A Marion-area contractor spoke to Madison County Commissioners this week about repairing the courthouse.
Doug Hooper of Midstate Contractors, Inc. said the company is a consulting business, which in recent years performed renovation work on the First United Methodist Church in London.
“You come highly recommended,” said Commissioner David Dhume.
Hooper showed the commissioners photos taken of the Licking County Courthouse, another recent restoration project his business performed.
He said as an assessment is completed, needs are put in categories with safety concerns at the top of the list.
“Life safety issues you want to key on,” Hooper said.
An assessment was quoted by Hooper at $12,000. As part of it, he would access many parts of the structure including the exterior, if need be.
Commissioner Gross said the estimate was “not unreasonable.” The company could possibly help locate grants which could assist with funding, he said.
Commissioners said they are concerned about the amount of paper stored in the attic of the courthouse, and are eager to remove it.
In other business during Monday’s meeting, County Engineer David Brand reported his office is entering into a joint agreement with the Union County Engineer’s Office to address a ditch petition filed by Darby Township trustees. They are concerned about the drainage situation in Kileville, he said.
Brand said his office is also working with the Madison County Agricultural Society on repaving the driveway from Elm Street into the fairgrounds. Brand said paving needs to be done to move drainage away from the new building.
It will require materials valued at $3,700. A contractor has yet to be hired to do the work.
Commissioners also approved a resolution which included a revision of the county’s comprehensive land-use plan. It amends the county’s commercial area. It has been reviewed by township trustees in the area which lies in Somerford and Deercreek townships.
The resolution does not change any zoning of land in the area affected by the revision, which is the east-west corridor, bounded by state Route 56 on the west and U.S. Route 42 on the east, and lies between U.S. Route 40 and Interstate 70 on the south and north, respectively.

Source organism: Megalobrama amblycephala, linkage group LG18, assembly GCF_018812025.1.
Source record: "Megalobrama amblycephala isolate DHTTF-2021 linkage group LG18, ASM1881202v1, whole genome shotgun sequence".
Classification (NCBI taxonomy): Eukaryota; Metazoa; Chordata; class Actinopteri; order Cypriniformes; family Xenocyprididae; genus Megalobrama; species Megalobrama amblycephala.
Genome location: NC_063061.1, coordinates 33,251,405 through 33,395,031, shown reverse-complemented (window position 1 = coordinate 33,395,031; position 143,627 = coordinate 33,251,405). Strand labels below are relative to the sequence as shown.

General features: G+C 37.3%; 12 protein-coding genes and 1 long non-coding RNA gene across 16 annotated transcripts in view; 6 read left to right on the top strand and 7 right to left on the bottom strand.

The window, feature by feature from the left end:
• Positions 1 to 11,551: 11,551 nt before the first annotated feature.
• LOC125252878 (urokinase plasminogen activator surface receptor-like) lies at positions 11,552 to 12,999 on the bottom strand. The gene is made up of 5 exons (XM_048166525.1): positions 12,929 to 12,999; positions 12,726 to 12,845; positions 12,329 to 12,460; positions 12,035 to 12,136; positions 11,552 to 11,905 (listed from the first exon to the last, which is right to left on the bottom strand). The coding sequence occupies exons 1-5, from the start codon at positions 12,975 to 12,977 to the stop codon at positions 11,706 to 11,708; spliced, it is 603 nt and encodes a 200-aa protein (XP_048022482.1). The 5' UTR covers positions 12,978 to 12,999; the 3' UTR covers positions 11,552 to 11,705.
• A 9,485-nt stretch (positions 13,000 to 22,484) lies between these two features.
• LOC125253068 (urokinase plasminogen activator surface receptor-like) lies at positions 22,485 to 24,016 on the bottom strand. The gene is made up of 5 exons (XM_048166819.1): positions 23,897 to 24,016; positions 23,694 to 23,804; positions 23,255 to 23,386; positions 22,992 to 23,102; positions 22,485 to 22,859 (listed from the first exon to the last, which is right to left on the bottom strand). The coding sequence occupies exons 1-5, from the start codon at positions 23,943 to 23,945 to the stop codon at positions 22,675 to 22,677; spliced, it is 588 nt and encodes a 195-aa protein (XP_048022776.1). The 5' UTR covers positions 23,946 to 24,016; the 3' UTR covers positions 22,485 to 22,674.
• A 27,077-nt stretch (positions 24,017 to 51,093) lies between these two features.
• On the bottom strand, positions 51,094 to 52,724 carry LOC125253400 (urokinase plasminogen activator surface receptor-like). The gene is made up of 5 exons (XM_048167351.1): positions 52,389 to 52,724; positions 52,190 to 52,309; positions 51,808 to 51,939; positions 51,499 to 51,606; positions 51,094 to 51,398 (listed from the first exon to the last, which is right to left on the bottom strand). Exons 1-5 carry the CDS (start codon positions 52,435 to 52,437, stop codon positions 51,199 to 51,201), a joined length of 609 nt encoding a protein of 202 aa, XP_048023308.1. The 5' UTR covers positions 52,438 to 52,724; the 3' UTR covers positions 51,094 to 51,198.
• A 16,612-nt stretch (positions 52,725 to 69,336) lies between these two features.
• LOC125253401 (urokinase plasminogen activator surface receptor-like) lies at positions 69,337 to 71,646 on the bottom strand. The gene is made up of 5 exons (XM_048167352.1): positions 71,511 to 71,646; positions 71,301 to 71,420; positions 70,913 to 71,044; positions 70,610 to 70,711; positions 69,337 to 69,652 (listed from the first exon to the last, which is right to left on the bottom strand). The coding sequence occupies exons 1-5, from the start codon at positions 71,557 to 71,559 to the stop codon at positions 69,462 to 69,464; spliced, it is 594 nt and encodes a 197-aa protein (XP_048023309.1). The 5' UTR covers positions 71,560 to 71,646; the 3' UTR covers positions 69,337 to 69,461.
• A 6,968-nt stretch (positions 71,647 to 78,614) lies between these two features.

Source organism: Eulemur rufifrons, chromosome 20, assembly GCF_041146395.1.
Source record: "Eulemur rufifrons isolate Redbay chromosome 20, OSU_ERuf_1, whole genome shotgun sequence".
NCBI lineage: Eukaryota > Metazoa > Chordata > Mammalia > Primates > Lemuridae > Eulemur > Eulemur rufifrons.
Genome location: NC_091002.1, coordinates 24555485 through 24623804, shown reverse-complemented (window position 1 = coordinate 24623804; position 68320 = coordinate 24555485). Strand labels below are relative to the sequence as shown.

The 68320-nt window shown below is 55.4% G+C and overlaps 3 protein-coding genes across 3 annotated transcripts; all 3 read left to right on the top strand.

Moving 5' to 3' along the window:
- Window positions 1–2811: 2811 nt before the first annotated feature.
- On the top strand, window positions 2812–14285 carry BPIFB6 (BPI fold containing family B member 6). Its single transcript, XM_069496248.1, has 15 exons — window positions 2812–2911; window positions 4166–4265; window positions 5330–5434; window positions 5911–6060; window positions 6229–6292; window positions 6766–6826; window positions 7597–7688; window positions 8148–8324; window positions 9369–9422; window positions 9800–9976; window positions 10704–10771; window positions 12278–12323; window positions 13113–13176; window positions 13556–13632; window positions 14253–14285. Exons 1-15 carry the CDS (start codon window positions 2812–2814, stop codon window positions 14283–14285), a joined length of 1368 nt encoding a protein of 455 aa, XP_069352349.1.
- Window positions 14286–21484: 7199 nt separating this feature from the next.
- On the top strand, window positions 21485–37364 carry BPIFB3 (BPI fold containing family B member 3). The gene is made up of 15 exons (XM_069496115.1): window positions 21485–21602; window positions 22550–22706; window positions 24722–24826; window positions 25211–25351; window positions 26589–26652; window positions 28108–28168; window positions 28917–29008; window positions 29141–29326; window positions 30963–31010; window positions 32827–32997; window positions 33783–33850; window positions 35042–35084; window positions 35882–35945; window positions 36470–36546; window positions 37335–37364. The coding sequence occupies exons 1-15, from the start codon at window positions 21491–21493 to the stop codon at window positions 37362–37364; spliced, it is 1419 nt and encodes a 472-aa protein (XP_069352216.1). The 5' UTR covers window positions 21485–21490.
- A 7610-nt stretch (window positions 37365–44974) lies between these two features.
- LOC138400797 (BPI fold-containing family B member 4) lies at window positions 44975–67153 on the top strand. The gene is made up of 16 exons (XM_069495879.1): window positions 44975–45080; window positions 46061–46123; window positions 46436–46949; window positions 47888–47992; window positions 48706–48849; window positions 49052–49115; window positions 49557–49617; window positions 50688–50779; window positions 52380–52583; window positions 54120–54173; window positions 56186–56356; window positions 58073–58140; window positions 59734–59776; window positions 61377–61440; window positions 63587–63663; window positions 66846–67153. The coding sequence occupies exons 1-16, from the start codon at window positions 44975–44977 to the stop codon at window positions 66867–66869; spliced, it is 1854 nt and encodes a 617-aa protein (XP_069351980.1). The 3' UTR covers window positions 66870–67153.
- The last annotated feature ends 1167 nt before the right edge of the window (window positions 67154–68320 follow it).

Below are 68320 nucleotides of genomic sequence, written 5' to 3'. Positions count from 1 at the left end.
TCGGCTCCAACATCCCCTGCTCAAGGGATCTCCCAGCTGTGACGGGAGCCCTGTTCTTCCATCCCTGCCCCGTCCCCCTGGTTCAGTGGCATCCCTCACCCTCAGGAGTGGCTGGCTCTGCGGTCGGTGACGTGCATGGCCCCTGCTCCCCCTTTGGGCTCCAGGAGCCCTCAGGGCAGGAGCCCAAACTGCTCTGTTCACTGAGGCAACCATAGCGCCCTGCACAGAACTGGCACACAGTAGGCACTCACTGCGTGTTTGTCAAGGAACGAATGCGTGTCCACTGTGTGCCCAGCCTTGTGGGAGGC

Commissioner Mark Forrest said a change of zoning will continue to be submitted by application.
He said the revision comes out of the purchase of a tract of land along the aforementioned corridor by Beck’s Hybrids of Indiana. The company purchased the land for the purpose of erecting a distribution center.
Forrest said Beck’s Hybrids land remains agricultural at this time. The company will have to apply for rezoning all or part of it in order to build a commercial facility.
In other business, the commissioners signed off on the application to Agricultural Conservation Easement Program (ACEP) through the Natural Resources Conservation Service (NRCS) as part of Madison County’s Farmland Preservation Program. If accepted, the commissioners will be able to purchase easements on Bob and Anne Hunter, Dale and Maria Sheridan, Nancy and William Robinson and James Phillippi II.
“It’s the second half of the process,” said Julia Cumming, administrator of the process.
The first phase was applying for funding from ODA, which was accomplished last month. The second phase is applying to NRCS.
The Ohio Department of Agriculture (ODA) has committed $655,016 for the purchase of farmland preservation easements. This is being used as match to apply for $671,438 from the Agricultural Conservation Easement Program through the Natural Resources Conservation Service (NRCS).
She said by adding federal dollars to the state funds, the county had admitted more applicants to the program.
Dean Shipley can be reached at (740) 852-1616, ext. 17 or via Twitter @DeanAShipley.